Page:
As many of my fellow citizens know, men have been running this pop stand we call the United States since 1776. I fully expect we’ll have a lady President in my life time and it won’t be when I’m an old lady dribbling into my Depends.
However, I can’t help but wonder, “Why haven’t we had a female President? Other countries have been led by women, including Great Britain, India, the Philippines, Israel, Switzerland, Ireland, Chile, Germany, Liberia and Pakistan. What is taking the good old USA to get with the program?”
Marianne Schnall, writer and founder of the website Feminist.com, wonders this herself and now she’s asking other noteworthy people on why we haven’t had a woman President and what will it take to make this happen in her book, What Will It Take to Make A Woman President?-Conversations About Women, Leadership and Power.
Schnall’s quest started innocently enough. Shortly after President Obama was elected in 2008, Schnall’s then 10-year-old daughter asked, “Why haven’t we had a woman President?”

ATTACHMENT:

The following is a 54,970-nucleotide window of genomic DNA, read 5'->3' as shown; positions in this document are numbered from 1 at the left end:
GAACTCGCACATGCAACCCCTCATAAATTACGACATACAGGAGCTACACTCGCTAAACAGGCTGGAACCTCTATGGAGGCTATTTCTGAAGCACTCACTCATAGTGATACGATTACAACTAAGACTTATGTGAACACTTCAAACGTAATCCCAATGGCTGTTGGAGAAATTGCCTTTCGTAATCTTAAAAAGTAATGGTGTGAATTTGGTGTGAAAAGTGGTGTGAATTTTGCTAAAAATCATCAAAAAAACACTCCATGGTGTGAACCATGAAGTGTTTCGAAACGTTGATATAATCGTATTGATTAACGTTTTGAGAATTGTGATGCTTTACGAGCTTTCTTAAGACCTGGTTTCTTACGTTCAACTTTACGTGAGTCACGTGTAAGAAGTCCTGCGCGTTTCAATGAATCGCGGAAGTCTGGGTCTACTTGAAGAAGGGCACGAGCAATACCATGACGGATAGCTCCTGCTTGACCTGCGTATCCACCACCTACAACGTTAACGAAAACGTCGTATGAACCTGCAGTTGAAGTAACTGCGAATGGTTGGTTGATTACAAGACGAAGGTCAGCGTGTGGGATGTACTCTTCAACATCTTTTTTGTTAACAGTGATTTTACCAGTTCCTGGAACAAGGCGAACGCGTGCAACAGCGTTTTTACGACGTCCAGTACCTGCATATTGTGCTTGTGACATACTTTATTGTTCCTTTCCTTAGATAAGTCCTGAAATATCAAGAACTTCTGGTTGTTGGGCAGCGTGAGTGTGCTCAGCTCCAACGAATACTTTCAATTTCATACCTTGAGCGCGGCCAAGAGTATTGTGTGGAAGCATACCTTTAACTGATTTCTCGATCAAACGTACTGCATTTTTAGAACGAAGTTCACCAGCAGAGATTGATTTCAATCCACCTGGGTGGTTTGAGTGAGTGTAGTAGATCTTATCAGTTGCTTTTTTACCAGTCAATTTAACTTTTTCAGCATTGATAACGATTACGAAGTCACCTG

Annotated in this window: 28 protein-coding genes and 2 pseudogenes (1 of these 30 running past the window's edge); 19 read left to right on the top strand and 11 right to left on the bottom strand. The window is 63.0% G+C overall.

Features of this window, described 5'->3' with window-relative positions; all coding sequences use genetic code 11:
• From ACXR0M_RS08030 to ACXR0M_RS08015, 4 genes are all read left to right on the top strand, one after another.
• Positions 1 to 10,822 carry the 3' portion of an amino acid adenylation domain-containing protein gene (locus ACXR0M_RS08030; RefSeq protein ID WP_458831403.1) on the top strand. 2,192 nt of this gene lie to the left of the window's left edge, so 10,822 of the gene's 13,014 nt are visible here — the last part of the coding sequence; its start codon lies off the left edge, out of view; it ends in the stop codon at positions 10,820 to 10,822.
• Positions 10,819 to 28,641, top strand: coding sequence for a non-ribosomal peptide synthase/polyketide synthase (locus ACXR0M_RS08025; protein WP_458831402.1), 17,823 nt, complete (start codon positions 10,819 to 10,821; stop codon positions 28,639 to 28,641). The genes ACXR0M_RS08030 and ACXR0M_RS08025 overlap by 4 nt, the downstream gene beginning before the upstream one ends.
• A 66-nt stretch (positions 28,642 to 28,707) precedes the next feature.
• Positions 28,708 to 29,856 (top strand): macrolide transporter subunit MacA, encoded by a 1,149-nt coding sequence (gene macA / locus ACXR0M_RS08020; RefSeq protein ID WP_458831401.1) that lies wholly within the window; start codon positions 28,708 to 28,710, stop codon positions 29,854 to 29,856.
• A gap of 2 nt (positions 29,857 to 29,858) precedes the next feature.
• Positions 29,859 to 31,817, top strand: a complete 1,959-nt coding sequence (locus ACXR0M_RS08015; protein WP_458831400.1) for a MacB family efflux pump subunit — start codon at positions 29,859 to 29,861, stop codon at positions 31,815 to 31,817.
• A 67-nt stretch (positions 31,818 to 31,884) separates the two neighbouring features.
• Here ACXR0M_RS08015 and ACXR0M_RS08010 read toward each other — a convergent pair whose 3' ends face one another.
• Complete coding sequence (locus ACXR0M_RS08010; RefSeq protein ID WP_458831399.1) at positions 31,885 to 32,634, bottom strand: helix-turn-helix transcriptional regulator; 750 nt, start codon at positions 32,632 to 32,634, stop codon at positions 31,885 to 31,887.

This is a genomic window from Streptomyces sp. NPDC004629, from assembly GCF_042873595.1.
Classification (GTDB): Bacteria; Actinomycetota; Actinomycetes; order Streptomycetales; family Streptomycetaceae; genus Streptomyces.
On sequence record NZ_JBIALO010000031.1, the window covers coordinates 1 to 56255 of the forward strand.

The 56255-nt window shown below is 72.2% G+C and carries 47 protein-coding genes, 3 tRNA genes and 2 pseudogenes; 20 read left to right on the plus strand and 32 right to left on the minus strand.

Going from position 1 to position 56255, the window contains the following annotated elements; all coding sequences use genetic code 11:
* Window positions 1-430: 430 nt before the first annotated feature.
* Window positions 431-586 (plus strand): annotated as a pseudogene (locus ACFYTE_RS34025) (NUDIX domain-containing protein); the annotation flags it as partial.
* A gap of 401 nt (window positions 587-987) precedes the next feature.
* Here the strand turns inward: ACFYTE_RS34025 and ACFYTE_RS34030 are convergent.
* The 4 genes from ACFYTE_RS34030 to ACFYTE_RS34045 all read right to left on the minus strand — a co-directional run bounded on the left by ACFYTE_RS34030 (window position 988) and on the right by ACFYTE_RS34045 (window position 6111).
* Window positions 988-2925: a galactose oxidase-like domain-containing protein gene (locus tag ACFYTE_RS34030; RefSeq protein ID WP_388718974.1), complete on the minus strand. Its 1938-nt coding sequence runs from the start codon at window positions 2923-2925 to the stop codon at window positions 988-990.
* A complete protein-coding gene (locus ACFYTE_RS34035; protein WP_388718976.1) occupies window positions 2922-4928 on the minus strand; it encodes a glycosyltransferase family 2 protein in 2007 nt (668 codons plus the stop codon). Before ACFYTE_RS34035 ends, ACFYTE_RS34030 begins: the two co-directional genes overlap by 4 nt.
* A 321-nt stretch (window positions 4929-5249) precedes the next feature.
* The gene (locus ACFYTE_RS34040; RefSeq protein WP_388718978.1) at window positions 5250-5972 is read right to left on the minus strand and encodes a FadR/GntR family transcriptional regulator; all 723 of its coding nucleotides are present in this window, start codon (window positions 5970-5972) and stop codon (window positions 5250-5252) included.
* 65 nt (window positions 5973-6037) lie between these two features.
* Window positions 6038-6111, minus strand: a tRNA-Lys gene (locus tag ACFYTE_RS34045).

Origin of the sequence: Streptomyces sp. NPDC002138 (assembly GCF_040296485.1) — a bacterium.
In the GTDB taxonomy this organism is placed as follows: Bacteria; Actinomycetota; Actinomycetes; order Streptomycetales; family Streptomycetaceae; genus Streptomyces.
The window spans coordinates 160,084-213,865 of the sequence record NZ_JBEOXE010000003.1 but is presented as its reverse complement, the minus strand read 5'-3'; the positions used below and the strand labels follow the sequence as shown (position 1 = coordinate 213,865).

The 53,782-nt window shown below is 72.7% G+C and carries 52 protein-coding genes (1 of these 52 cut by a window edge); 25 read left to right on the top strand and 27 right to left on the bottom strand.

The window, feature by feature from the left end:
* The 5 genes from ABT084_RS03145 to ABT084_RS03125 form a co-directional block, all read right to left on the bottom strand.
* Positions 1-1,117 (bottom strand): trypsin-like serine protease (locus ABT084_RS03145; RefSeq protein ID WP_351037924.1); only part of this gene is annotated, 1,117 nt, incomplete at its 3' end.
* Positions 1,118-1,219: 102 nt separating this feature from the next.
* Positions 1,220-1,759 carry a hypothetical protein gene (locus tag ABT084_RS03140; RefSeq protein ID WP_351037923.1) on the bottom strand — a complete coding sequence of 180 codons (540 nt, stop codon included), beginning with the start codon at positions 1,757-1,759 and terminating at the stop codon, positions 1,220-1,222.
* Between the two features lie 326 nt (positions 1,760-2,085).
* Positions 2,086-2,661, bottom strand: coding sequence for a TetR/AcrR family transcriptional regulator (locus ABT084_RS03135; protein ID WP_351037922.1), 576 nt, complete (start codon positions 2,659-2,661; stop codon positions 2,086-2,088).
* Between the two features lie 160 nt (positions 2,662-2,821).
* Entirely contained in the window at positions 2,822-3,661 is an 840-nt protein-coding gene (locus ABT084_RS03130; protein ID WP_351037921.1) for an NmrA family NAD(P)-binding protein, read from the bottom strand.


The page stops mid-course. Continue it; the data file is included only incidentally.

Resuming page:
This simple inquiry put Schnall on a quest to find out why America has never had a woman President and she found some pretty big guns to ask them this very thought-provoking question.
Not surprisingly, many of the people Schnall interviews are women who have spent time in the political trenches. These people include Republicans like former US senators Kay Bailey Hutchinson and Olympia Snowe, GOP political strategist Ana Navarro, and the Governor of Oklahoma, Mary Fallin. On the Democratic side, we have current US Senators, Kirsten Gillibrand and Claire McCaskill, former Speaker of the House and current Minority Leader Nancy Pelosi and Vice Chairwoman of the Democratic National Committee Donna Brazile.
Other notables interviewed by Schnall include feminists both young (Jessica Valenti) and not so young (Gloria Steinem). Journalists, broadcasters and writers include Soledad O’Brien, Pat Mitchell, Maya Angelou and Melissa Harris Perry. The world of business and academics is covered by Sheryl Sandberg, and Anita Hill. Celebs like Joy Behar, Kathy Najimy and Melissa Etheridge also give us their two cents worth.